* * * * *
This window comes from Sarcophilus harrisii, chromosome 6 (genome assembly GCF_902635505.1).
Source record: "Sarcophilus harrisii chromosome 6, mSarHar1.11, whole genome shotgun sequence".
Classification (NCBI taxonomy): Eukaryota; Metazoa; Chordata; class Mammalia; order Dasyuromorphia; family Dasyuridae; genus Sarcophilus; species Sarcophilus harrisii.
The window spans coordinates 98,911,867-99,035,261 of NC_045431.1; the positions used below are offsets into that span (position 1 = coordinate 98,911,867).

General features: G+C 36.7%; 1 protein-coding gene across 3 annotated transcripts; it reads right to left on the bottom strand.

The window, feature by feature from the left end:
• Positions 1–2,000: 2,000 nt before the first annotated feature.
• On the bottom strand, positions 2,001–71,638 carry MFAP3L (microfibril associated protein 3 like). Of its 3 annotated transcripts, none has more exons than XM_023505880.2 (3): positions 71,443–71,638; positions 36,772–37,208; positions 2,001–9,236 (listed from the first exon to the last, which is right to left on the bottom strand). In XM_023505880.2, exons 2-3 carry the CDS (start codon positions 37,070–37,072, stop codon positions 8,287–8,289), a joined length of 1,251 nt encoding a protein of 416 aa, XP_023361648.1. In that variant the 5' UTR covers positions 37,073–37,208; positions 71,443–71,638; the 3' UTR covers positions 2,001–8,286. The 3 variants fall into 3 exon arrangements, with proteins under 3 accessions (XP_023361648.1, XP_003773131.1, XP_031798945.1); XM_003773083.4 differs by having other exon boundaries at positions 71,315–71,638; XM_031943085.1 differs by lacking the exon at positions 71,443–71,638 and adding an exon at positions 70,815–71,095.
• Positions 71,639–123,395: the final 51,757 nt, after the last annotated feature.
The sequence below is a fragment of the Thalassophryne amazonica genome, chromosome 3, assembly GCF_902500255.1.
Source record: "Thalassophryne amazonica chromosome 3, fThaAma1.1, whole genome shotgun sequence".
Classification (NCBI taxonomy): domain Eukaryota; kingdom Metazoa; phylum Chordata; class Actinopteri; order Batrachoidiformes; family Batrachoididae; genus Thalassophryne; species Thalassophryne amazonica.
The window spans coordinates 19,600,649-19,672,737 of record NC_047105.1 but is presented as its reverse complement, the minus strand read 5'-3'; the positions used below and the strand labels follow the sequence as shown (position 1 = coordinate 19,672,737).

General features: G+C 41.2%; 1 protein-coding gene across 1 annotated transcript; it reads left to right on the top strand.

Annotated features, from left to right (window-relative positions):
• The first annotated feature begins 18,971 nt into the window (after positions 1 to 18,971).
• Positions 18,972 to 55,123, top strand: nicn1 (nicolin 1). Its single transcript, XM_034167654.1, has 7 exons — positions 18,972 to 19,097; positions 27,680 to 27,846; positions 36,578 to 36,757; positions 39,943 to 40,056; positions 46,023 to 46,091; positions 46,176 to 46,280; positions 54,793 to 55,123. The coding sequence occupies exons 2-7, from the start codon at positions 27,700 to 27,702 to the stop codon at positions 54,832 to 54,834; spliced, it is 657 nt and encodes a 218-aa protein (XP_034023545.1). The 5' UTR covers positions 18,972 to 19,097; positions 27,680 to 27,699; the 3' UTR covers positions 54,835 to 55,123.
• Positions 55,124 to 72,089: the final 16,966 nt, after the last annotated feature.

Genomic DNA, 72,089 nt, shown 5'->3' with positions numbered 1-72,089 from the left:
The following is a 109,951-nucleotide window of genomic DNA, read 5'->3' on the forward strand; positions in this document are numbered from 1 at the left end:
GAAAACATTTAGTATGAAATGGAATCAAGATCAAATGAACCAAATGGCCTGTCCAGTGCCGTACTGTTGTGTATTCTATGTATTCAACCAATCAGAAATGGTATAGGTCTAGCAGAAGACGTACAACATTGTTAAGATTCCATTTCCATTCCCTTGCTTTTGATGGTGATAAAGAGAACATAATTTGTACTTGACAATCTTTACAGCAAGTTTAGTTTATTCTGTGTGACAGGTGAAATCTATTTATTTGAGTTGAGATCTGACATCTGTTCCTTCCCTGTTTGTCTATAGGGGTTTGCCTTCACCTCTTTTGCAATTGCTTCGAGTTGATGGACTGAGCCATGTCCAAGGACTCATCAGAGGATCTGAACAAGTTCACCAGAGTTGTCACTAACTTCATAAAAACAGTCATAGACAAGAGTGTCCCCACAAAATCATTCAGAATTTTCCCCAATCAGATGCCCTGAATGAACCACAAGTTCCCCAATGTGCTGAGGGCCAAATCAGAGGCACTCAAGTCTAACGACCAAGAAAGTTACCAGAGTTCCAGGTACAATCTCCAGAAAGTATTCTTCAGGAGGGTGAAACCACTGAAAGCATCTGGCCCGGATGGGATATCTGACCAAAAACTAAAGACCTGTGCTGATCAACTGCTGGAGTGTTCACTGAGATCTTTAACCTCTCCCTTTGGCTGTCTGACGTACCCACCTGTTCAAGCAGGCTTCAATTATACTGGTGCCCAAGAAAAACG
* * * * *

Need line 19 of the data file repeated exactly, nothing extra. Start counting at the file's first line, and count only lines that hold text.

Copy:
Genomic DNA, 72,089 nt, shown 5'->3' with positions numbered 1-72,089 from the left: